Hepatic nuclear factor 1 alpha

In the early 1990s, our group reported the first Chinese MODY family. The index patient was a young woman who presented with polyuria and polydipsia in her early 20s. Clinical examination showed severe retinopathy and proteinuria. An inquiry of family history revealed that her mother died of combined heart and kidney failure in her 50s and her grandmother died in her early 60s. Her elder sister presented with blindness due to severe retinopathy in her late 20s. One younger sister was detected to have diabetes during a minor operation at the age of 12 and has been on insulin ever since. The remaining two siblings underwent oral glucose tolerance tests and the younger brother had a high 2-h plasma glucose level of 17 mmol/L at the age of 17. All siblings were lean. The two younger siblings detected by screening and put on insulin remained complications-free in their late 40s, while the index case died of end-stage kidney disease (ESKD) in her 50s. We later confirmed the cosegregation of a splice site mutation of HNF1α amongst all affected members despite their different outcomes depending on the timing of diagnosis and intervention[77].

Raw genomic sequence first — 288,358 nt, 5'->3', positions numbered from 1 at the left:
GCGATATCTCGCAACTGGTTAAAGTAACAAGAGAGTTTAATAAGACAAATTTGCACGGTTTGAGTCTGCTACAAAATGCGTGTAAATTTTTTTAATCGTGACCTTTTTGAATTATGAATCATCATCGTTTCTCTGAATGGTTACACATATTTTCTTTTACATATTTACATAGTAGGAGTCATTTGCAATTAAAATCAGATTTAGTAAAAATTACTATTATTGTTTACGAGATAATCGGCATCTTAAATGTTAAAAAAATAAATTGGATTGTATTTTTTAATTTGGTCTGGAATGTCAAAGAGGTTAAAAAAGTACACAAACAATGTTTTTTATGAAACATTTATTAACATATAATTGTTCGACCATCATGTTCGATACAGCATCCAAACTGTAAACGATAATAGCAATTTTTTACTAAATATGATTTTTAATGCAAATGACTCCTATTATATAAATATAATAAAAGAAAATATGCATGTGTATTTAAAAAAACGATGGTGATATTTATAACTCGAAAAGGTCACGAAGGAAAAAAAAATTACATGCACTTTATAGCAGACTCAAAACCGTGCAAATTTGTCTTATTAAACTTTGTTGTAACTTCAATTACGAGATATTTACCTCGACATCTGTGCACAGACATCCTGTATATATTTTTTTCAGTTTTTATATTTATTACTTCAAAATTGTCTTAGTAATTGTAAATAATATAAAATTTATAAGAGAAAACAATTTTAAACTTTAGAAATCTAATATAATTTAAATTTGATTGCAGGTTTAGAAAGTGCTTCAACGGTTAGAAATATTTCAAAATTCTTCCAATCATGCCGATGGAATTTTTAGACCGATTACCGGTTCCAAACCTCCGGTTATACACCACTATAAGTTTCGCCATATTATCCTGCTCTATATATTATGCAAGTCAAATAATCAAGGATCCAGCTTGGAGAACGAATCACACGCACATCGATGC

Glucokinase MODY

Distinct from transcription factor MODY, GCK-MODY is characterized by isolated fasting hyperglycemia due to suboptimal glucose sensing with normal post-prandial insulin secretion once glucose sensing is triggered[78]. In European patients, carriers of GCK mutations usually have mild disease and do not require treatment[79]. In Asia, patients with GCK-MODY share features similar to those of their European counterparts, with multiple generations being affected, suggestive of autosomal dominant inheritance. However, the high prevalence of common variants for type 2 diabetes genes and beta-cell dysfunction in young Asian patients, along with other lifecourse factors, may lead to considerable variations in terms of age of diagnosis and subphenotypes both within and across GCK-MODY families[4,80,81].